Coming late for the MPB Jeans Sew-Along, but I finally finished the first muslin for my husband’s jeans. The brushed cotton twill was only 1 m, so the muslin is cropped as I only need to check the fit around waist and hip area. The finished jeans will be full-length.
Cracking the secret codes
The pattern is Men’s jeans from Pumila, a Japanese pattern shop (paper pattern). They have 5 sizes, but when I checked the measurement chart, my husband is in the biggest size (L). He’s not very big, I wonder if Japanese men are usually small?
I love that the pattern is printed on medium weight paper, which is more durable than tissue paper. It also came with instructions in Japanese, that I don’t understand. I only looked at the drawings and tried to understand them. It was fun though, as if I was cracking some secret codes.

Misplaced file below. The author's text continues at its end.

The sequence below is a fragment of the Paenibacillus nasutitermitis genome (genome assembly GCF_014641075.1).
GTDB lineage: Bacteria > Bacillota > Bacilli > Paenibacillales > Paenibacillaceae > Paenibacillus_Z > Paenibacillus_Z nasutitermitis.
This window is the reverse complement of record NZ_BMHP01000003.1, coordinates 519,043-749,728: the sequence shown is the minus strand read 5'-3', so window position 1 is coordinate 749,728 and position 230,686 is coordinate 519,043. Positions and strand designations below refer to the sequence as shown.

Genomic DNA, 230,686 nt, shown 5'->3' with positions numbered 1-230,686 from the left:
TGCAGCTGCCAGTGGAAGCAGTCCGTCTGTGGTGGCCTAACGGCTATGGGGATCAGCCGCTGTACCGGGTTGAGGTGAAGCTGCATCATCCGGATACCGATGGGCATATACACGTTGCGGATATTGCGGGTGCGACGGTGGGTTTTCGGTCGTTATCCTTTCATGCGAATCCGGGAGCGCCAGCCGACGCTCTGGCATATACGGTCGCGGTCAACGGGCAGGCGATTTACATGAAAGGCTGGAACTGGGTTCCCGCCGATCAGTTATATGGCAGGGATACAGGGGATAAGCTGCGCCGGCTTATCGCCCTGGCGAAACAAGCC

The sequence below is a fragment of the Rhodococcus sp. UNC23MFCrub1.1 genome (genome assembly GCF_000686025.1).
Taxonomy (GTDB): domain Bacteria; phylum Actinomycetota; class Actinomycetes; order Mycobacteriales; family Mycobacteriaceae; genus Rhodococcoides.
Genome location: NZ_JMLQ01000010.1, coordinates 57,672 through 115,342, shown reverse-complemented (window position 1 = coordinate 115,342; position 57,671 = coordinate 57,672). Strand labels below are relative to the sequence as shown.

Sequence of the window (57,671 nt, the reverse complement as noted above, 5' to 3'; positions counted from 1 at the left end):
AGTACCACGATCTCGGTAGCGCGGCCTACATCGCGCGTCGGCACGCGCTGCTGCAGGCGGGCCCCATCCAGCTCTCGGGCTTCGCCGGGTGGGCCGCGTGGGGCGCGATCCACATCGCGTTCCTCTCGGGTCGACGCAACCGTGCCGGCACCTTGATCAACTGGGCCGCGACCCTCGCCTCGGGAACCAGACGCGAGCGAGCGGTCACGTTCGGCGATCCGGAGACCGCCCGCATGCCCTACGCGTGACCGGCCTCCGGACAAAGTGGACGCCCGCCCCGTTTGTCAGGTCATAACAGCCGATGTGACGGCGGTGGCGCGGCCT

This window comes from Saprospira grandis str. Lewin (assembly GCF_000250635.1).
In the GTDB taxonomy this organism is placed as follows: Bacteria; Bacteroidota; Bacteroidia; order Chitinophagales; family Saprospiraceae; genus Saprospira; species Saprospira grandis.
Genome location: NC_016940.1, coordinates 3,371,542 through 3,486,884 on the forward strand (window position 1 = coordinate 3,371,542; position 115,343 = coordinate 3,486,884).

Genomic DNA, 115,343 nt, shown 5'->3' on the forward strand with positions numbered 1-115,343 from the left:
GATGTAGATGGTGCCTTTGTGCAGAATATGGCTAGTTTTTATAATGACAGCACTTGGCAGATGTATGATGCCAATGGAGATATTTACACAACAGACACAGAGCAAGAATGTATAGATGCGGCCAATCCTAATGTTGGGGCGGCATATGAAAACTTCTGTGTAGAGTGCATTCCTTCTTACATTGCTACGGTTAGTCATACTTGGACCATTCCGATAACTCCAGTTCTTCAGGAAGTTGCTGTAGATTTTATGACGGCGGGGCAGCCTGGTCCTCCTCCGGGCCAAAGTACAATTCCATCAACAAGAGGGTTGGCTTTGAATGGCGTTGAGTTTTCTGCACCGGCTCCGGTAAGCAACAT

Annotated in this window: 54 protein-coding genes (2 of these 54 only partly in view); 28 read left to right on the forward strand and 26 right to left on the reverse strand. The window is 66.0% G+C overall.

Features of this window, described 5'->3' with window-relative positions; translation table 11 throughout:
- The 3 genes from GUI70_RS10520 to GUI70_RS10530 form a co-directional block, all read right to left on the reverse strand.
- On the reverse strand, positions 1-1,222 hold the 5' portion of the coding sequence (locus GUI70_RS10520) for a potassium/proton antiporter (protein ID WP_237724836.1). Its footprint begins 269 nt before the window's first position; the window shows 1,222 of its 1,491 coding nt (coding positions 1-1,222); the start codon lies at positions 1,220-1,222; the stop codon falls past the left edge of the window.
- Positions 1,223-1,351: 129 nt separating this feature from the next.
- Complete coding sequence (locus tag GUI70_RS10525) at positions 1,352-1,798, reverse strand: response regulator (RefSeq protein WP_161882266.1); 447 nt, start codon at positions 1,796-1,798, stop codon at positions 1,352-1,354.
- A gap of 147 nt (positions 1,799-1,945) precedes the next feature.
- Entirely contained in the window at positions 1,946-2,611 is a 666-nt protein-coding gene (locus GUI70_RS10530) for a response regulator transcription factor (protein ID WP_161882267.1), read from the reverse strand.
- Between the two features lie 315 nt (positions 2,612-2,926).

I didn’t make any changes to the pattern other than shortening the legs. My husband tried them on yesterday and they fit quite well. The waistband sits a bit lower than his usual jeans, but he said he didn’t mind. I personally prefer pants that sits lower like this so I’m quite happy with it. The waistband is a bit wide (5 cm), and it doesn’t stay up around the button/buttonhole area. I think I need to reduce the width for the finished jeans.
The front of the pants are quite okay, but there are wrinkles around the crotch on the back. I don’t know if it’s okay as I’m quite clueless about pants fitting. However, my husband said the the pants are very comfortable.
Overall I’m quite satisfied with the pants, and sewing it wasn’t as hard as I thought it would be. I also had the chance to practice installing my first jeans button! It makes the pants have the RTW look, I love it. Can’t wait to start on the real jeans now!